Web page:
BOYS BASKETBALL: Blue Knights bought in and now reap the dividends

BOYS BASKETBALL: Blue Knights bought in and now reap the dividends



SOUTHINGTON – The Southington High School gymnasium is full of championship banners. The one banner lacking its share of titles belongs to the boys basketball team.

That could change if the Blue Knights continue their current upward trend under fourth-year head coach John Cessario.

Southington prepared Friday for its CCC quarterfinal game Saturday at Bulkeley at 1 p.m. against Simsbury. Fresh off a 35-30 upset of Wethersfield – Southington’s first conference tournament win in six years – Cessario assessed his Blue Knights’ progress.

“I’ve got to be honest, I try not to smile too much,” Cessario admits. “We try to stay humble. But these guys work hard. They really, really do. And they are starting to reap the benefits of that hard work. And I’ll tell you what, that’s a life lesson that we want them to carry with them after hoops.”

Southington won its 15th game Thursday night in the first round of the CCC Tournament, avenging a double-overtime loss to Wethersfield in the regular season.  And just how competitive was the CCC this season? The Blue Knights carry an 11-seed into Saturday’s quarterfinals, but will be a seventh seed in the CIAC Class LL Tournament.

Win or lose Saturday, Southington is making its second straight trip to the  state tournament. A year ago, the Blue Knights were seeded 31st in Class LL after just missing the CCC Tournament via a tie-breaker with Manchester. Southington is 24-17 the past two seasons after winning just 11 games in Cessario’s first two seasons.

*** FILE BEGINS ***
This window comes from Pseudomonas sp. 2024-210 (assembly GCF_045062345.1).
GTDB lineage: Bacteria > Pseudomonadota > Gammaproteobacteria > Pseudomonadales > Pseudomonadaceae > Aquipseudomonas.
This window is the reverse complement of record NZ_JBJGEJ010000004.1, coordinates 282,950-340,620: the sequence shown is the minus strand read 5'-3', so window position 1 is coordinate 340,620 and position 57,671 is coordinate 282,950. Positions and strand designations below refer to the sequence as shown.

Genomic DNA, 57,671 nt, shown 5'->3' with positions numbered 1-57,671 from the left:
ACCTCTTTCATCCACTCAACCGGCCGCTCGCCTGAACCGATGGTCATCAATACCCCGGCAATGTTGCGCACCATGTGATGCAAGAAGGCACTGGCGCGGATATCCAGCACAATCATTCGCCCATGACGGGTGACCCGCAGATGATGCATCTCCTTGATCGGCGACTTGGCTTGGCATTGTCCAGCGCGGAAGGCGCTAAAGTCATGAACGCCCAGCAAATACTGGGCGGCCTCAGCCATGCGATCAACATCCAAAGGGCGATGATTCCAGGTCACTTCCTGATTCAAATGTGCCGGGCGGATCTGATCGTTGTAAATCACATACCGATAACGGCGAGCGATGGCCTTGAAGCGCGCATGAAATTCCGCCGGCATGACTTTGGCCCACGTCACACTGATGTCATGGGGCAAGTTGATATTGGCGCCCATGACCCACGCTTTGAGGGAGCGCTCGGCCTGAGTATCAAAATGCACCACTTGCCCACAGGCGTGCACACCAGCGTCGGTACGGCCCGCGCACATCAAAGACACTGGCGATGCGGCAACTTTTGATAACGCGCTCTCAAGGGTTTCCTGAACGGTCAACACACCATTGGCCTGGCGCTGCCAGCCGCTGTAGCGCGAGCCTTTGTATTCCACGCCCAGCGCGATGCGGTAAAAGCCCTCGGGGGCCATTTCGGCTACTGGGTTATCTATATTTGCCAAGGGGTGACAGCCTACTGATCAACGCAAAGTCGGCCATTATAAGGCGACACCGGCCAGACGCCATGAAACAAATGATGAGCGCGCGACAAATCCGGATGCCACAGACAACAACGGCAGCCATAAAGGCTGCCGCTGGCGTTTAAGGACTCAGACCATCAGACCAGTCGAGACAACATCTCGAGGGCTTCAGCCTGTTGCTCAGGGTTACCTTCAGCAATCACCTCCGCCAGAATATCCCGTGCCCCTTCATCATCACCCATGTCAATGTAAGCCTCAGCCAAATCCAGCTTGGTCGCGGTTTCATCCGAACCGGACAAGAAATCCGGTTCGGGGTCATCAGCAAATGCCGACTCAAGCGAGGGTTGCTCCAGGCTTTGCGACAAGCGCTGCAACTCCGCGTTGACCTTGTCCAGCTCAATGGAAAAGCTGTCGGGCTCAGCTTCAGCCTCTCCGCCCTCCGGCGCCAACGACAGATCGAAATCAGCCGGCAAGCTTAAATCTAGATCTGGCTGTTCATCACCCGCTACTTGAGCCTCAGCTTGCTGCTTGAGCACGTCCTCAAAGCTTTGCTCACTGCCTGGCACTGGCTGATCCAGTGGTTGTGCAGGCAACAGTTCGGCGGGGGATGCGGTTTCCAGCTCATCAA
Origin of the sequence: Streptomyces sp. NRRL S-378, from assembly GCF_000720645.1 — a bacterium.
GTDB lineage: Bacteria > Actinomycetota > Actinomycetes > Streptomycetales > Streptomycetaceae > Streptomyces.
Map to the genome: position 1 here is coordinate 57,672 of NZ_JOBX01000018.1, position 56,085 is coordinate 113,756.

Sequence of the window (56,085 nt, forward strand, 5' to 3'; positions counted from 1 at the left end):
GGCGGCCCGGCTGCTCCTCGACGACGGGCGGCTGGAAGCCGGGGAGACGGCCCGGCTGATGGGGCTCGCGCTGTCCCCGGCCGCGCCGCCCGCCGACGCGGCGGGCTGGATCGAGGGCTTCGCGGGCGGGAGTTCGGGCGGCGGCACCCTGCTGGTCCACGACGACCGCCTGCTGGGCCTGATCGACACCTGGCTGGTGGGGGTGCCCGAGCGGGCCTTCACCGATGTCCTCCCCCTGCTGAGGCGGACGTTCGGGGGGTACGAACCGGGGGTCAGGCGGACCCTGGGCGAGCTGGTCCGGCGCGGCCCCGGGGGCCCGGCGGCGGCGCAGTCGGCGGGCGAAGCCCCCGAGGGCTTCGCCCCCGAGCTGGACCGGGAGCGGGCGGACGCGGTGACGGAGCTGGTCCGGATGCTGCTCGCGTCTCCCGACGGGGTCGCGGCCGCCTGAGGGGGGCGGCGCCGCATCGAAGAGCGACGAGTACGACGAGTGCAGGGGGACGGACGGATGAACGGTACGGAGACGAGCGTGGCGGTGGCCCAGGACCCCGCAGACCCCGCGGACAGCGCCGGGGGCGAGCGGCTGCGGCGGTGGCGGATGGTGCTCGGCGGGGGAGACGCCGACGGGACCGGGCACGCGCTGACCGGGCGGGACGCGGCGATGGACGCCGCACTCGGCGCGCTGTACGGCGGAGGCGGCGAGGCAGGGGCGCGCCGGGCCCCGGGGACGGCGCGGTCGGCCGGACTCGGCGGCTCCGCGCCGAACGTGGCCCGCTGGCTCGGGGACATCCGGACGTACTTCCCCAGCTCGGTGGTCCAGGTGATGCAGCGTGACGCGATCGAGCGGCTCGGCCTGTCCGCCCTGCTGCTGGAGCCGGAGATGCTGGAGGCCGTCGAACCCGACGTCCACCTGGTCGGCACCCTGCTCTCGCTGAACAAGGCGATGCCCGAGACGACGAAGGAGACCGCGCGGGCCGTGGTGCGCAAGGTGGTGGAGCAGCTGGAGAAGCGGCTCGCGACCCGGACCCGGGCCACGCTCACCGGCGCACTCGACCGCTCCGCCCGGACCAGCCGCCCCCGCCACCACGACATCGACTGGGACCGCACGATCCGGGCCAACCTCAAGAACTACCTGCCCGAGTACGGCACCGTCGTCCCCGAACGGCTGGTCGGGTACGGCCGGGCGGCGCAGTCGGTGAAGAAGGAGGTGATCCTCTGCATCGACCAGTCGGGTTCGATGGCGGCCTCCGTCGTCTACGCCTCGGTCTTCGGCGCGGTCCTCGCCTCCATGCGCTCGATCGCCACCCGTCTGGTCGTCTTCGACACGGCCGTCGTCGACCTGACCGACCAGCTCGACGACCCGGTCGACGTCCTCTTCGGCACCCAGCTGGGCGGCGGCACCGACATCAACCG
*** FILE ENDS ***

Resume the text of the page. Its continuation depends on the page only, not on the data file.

Then again, Cessario took over a Southington program that went 1-19 in 2013-14.

“You could see it was going to be a process,” said 6-foot-2 senior forward Jeremy Mercier, who as a freshman started the final six games of Cessario’s first season (6-14). “Coach emphasizes defense, as you can see from allowing just 30 points last night. He is a very defensive-minded guy. We need to get stops that translate into offense.”

Such was the case against No. 6 Wethersfield, as the Blue Knights won a defensive struggle. Southington held the Eagles to just 2-of-11 shooting from behind the 3-point arc and, needing stops down the stretch, turned a 28-27 deficit into a win by limiting Wethersfield to just two points in the game’s final 5:21.

“We pride ourselves on our basketball IQ,” Cessario said. “We are not the guys who dunk on every possession. We don’t have Division I guards. We have to grind it out and make sure we are smart enough to recognize opportunities that present themselves.

“We are doing things for each other that give us opportunities to win. (The seniors) have done things to make them who they are. They are getting after it every day.”

Cessario has been part of similar rebuilding projects as an assistant or head coach. But nowhere was the transformation more obvious than his seven seasons in charge of East Windsor prior to coming to Southington.

Coming off a state championship, East Windsor bottomed out upon Cessario’s arrival. The Panthers went 47 games before winning with Cessario on the sidelines. But when he left East Windsor for Southington, Cessario exited following a 23-2 campaign in 2013-14.